HHS Awards $232 Million in Biodefense Contracts For Vaccine Development


WASHINGTON, D.C. -- HHS Secretary Tommy G. Thompson has

announced four new contracts totaling more than $232 million to fund development of new vaccines against three potential agents of bioterrorism: smallpox, plague and tularemia.  The National Institute of Allergy and Infectious Diseases (NIAID), part of the National Institutes of Health (NIH), will administer the contracts.


"We are moving as quickly as possible to develop new vaccines to ensure

that our nation is protected against an array of potential bioterror agents,"

Thompson said. "These new contracts are the next steps in our plans

to build a robust stockpile of critical medical countermeasures and supplies,

so we are even more prepared to respond to a biological attack or outbreak."


These awards respond to a key objective of the NIAID biodefense research

agenda, which emphasizes the development of new and improved medical products

against "Category A" agents -- those considered by the Centers for Disease

Control and Prevention to pose the greatest threat to national security.


The smallpox awards continue advanced development work that began in

February 2003 on two modified vaccinia Ankara (MVA) vaccine candidates. These

contracts will support larger scale manufacturing of the vaccines as well as

further safety and effectiveness studies in animals and humans. The tularemia

and plague awards will fund early-stage product development of the respective

vaccines, which will include dosage formulation, pilot batch production and

initial clinical assessment. All four contracts are for purchases of vaccine

lots intended for research use. Any future purchases of additional vaccines

for stockpiling in the event of an emergency will depend on the results of the

research currently underway.


"In a short period of time, we have greatly expanded our partnerships with

industry to spur the development of vaccines against the most deadly agents of

bioterrorism," said Anthony S. Fauci, MD, director of the NIAID.  "These

important new contracts reflect our commitment to develop medical tools to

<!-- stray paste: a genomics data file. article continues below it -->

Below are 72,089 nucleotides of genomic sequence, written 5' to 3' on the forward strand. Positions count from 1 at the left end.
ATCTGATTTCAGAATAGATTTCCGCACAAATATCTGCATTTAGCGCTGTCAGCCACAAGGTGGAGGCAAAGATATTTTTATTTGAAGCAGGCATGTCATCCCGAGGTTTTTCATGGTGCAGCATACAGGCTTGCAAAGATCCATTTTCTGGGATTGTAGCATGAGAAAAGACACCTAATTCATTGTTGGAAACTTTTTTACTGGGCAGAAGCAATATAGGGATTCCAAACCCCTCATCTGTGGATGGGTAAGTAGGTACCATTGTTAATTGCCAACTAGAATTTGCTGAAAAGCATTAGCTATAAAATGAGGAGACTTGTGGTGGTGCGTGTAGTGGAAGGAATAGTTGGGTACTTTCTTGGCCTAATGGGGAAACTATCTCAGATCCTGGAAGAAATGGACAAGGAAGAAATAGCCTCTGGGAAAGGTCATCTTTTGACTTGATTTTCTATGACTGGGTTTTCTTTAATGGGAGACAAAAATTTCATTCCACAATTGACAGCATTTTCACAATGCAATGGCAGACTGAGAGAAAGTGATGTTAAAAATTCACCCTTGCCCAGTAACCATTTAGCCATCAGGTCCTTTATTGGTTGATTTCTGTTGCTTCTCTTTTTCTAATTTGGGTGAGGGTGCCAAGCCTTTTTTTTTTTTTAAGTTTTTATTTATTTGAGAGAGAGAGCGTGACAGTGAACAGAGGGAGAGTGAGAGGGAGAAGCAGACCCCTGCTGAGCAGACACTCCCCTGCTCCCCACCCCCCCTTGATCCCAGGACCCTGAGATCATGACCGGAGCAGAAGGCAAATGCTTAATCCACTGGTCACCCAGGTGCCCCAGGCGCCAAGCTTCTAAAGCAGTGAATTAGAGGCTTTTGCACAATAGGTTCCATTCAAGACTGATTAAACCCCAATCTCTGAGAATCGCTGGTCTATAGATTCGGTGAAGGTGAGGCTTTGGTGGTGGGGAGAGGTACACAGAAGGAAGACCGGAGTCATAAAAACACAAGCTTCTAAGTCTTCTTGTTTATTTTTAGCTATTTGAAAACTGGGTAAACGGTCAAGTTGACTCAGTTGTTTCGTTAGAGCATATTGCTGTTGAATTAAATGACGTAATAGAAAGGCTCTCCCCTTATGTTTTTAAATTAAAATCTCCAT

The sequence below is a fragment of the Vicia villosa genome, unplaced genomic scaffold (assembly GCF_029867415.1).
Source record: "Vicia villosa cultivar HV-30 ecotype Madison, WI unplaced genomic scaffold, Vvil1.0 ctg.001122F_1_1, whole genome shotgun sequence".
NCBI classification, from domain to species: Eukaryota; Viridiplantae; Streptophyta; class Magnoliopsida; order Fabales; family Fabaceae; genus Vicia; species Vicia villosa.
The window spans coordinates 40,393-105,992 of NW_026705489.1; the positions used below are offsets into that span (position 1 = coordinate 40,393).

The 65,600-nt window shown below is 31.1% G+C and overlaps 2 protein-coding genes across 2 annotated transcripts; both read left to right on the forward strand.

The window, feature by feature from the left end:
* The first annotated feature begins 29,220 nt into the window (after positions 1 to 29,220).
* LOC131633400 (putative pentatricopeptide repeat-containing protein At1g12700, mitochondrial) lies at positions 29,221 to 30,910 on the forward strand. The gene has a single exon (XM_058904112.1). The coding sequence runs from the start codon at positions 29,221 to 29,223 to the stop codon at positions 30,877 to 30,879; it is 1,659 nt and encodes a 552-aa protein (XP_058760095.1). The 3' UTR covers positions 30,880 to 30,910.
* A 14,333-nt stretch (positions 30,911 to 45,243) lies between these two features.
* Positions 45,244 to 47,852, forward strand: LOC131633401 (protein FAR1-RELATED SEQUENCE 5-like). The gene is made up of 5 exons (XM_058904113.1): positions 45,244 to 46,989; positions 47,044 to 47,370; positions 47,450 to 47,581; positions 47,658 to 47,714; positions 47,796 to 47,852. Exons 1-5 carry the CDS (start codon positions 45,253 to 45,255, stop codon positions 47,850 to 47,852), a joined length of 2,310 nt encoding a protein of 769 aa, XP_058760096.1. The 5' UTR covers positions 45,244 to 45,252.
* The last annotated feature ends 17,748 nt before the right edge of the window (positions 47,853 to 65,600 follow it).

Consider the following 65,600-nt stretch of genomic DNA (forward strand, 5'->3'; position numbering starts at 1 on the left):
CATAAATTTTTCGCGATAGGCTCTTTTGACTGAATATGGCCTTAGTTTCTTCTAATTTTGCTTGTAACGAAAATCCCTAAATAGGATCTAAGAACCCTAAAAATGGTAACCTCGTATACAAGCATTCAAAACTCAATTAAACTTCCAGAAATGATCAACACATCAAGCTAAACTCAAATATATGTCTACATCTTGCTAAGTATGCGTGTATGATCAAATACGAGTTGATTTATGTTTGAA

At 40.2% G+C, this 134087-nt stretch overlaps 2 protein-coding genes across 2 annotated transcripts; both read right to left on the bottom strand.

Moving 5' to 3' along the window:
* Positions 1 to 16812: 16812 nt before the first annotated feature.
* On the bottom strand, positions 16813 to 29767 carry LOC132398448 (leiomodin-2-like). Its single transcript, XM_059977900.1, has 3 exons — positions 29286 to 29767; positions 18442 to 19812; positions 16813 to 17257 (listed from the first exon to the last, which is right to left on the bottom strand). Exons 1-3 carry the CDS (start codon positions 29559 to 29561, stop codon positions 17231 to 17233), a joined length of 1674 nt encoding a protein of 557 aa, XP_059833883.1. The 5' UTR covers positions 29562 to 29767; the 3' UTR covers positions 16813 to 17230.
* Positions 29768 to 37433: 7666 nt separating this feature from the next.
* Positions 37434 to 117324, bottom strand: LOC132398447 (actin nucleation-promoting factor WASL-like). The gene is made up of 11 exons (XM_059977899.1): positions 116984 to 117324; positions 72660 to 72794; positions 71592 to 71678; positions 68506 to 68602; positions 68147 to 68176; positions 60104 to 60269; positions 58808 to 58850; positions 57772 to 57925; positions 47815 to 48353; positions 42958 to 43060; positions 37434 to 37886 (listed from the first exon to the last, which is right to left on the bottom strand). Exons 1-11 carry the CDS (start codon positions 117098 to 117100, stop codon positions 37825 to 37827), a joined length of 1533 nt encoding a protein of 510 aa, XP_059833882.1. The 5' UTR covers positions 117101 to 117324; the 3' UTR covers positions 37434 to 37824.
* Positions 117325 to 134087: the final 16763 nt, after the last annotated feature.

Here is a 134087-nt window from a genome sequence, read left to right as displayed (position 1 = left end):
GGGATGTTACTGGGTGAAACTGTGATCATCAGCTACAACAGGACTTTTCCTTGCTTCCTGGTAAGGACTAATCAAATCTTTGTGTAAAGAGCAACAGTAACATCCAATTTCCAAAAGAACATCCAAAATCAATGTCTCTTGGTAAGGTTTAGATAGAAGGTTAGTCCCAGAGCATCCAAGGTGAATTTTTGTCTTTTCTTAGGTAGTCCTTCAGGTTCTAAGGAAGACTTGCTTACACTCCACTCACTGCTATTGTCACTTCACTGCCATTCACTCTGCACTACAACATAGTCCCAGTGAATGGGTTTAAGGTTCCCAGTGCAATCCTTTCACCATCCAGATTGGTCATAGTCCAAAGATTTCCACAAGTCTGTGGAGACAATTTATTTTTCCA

protect citizens against pathogens that could be deliberately introduced into



NIAID awarded two contracts totaling up to $177 million for advanced

development of MVA vaccines against smallpox. The three-year contracts were

awarded to Bavarian Nordic A/S of Copenhagen, Denmark, and Acambis, Inc., of

Cambridge, Mass., and Cambridge, England.   MVA is a highly weakened form of

the vaccinia virus that cannot replicate in human cells.


Previous NIAID research has demonstrated that MVA is nearly as effective

as the standard smallpox vaccine, making it a promising candidate for use in

children and pregnant women as well as people with weakened immune systems or

skin conditions such as eczema. The new contracts will allow the companies to

continue the work they began under contracts awarded in February 2003.


For the plague vaccine, NIAID awarded a contract to Avecia Biotechnology,

Ltd., of Manchester, England. The three-year, $50.7 million contract covers

the manufacture of a new plague vaccine as well as animal testing and initial

human trials. There is currently no licensed plague vaccine, and the pneumonic

form of the disease, which infects the lungs and can spread from person to

person through the air, is nearly always fatal unless antibiotic treatment is

started within 24 hours of infection.


NIAID also modified an existing contract with DynPort Vaccine Company LLC

of Frederick, Md., to include the manufacture of a pilot batch of live,

attenuated tularemia vaccine. The three-year, $4.5 million contract

modification also covers stability testing of the vaccine. Tularemia is a

highly infectious bacterial disease most often transmitted by ticks and

insects. In humans, illness is characterized by intermittent fever, headache

and swelling of the lymph nodes. This live, attenuated vaccine contains a

weakened form of the tularemia bacterium, enabling the immune system to

recognize and produce neutralizing antibodies against the bacterium if it is

encountered again.


NIAID is a component of NIH, an agency of the U.S. Department of Health

and Human Services. NIAID supports basic and applied research to prevent,

diagnose and treat infectious diseases such as HIV/AIDS and other sexually

transmitted infections, influenza, tuberculosis, malaria and illness from

potential agents of bioterrorism. NIAID also supports research on

transplantation and immune-related illnesses, including autoimmune disorders,

asthma and allergies.


Source: National Institute of Allergy and Infectious Diseases

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